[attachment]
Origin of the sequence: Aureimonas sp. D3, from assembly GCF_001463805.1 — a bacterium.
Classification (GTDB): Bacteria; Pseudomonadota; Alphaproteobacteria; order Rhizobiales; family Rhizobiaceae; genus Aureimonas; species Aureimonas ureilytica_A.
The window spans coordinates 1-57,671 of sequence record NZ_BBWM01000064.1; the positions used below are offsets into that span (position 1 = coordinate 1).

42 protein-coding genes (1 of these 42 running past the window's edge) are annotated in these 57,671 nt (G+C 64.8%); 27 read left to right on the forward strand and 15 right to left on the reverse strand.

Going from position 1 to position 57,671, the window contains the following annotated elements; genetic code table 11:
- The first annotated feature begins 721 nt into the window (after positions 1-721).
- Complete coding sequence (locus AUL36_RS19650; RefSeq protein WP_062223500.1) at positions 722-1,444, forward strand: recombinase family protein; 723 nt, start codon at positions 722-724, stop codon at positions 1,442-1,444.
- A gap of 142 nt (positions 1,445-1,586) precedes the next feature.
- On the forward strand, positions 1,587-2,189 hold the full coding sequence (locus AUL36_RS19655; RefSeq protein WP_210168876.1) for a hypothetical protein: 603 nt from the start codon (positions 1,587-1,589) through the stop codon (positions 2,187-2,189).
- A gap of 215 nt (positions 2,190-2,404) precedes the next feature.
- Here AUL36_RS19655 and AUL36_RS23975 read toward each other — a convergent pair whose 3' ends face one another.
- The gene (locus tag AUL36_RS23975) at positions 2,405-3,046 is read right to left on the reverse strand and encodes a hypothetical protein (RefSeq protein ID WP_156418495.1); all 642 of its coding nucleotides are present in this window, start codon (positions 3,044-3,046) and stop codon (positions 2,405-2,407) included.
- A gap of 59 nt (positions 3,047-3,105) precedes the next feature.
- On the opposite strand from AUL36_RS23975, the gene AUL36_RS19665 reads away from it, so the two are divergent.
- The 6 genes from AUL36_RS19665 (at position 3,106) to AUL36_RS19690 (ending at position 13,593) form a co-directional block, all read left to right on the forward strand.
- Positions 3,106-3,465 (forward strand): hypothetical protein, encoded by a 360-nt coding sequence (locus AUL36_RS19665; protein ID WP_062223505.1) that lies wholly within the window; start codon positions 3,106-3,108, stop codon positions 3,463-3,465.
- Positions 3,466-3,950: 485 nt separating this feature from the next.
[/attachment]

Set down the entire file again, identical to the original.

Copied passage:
Origin of the sequence: Aureimonas sp. D3, from assembly GCF_001463805.1 — a bacterium.
Classification (GTDB): Bacteria; Pseudomonadota; Alphaproteobacteria; order Rhizobiales; family Rhizobiaceae; genus Aureimonas; species Aureimonas ureilytica_A.
The window spans coordinates 1-57,671 of sequence record NZ_BBWM01000064.1; the positions used below are offsets into that span (position 1 = coordinate 1).

42 protein-coding genes (1 of these 42 running past the window's edge) are annotated in these 57,671 nt (G+C 64.8%); 27 read left to right on the forward strand and 15 right to left on the reverse strand.

Going from position 1 to position 57,671, the window contains the following annotated elements; genetic code table 11:
- The first annotated feature begins 721 nt into the window (after positions 1-721).
- Complete coding sequence (locus AUL36_RS19650; RefSeq protein WP_062223500.1) at positions 722-1,444, forward strand: recombinase family protein; 723 nt, start codon at positions 722-724, stop codon at positions 1,442-1,444.
- A gap of 142 nt (positions 1,445-1,586) precedes the next feature.
- On the forward strand, positions 1,587-2,189 hold the full coding sequence (locus AUL36_RS19655; RefSeq protein WP_210168876.1) for a hypothetical protein: 603 nt from the start codon (positions 1,587-1,589) through the stop codon (positions 2,187-2,189).
- A gap of 215 nt (positions 2,190-2,404) precedes the next feature.
- Here AUL36_RS19655 and AUL36_RS23975 read toward each other — a convergent pair whose 3' ends face one another.
- The gene (locus tag AUL36_RS23975) at positions 2,405-3,046 is read right to left on the reverse strand and encodes a hypothetical protein (RefSeq protein ID WP_156418495.1); all 642 of its coding nucleotides are present in this window, start codon (positions 3,044-3,046) and stop codon (positions 2,405-2,407) included.
- A gap of 59 nt (positions 3,047-3,105) precedes the next feature.
- On the opposite strand from AUL36_RS23975, the gene AUL36_RS19665 reads away from it, so the two are divergent.
- The 6 genes from AUL36_RS19665 (at position 3,106) to AUL36_RS19690 (ending at position 13,593) form a co-directional block, all read left to right on the forward strand.
- Positions 3,106-3,465 (forward strand): hypothetical protein, encoded by a 360-nt coding sequence (locus AUL36_RS19665; protein ID WP_062223505.1) that lies wholly within the window; start codon positions 3,106-3,108, stop codon positions 3,463-3,465.
- Positions 3,466-3,950: 485 nt separating this feature from the next.